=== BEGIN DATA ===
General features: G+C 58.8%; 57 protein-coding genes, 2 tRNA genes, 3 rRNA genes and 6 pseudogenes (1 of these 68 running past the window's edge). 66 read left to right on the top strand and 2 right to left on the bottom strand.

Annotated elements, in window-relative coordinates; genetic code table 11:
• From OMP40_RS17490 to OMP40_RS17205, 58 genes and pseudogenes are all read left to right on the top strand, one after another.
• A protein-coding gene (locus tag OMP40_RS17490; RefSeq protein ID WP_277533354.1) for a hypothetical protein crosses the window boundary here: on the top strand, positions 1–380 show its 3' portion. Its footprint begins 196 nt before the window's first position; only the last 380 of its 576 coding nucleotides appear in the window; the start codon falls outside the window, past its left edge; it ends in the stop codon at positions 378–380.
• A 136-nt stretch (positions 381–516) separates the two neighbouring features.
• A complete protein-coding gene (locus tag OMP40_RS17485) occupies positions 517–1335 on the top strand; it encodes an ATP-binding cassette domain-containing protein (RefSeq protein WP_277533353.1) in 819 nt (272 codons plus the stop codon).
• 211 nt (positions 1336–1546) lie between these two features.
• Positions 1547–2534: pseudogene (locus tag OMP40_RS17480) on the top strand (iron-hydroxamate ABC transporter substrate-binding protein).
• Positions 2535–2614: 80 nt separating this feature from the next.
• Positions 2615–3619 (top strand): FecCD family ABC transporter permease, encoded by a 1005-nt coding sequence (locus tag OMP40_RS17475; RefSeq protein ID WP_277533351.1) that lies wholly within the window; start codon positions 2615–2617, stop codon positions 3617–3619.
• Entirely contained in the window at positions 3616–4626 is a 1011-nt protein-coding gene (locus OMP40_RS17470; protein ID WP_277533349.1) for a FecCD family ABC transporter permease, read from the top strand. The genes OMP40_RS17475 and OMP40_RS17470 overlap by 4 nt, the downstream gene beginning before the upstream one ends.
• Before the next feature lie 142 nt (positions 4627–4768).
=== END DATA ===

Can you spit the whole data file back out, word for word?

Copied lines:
General features: G+C 58.8%; 57 protein-coding genes, 2 tRNA genes, 3 rRNA genes and 6 pseudogenes (1 of these 68 running past the window's edge). 66 read left to right on the top strand and 2 right to left on the bottom strand.

Annotated elements, in window-relative coordinates; genetic code table 11:
• From OMP40_RS17490 to OMP40_RS17205, 58 genes and pseudogenes are all read left to right on the top strand, one after another.
• A protein-coding gene (locus tag OMP40_RS17490; RefSeq protein ID WP_277533354.1) for a hypothetical protein crosses the window boundary here: on the top strand, positions 1–380 show its 3' portion. Its footprint begins 196 nt before the window's first position; only the last 380 of its 576 coding nucleotides appear in the window; the start codon falls outside the window, past its left edge; it ends in the stop codon at positions 378–380.
• A 136-nt stretch (positions 381–516) separates the two neighbouring features.
• A complete protein-coding gene (locus tag OMP40_RS17485) occupies positions 517–1335 on the top strand; it encodes an ATP-binding cassette domain-containing protein (RefSeq protein WP_277533353.1) in 819 nt (272 codons plus the stop codon).
• 211 nt (positions 1336–1546) lie between these two features.
• Positions 1547–2534: pseudogene (locus tag OMP40_RS17480) on the top strand (iron-hydroxamate ABC transporter substrate-binding protein).
• Positions 2535–2614: 80 nt separating this feature from the next.
• Positions 2615–3619 (top strand): FecCD family ABC transporter permease, encoded by a 1005-nt coding sequence (locus tag OMP40_RS17475; RefSeq protein ID WP_277533351.1) that lies wholly within the window; start codon positions 2615–2617, stop codon positions 3617–3619.
• Entirely contained in the window at positions 3616–4626 is a 1011-nt protein-coding gene (locus OMP40_RS17470; protein ID WP_277533349.1) for a FecCD family ABC transporter permease, read from the top strand. The genes OMP40_RS17475 and OMP40_RS17470 overlap by 4 nt, the downstream gene beginning before the upstream one ends.
• Before the next feature lie 142 nt (positions 4627–4768).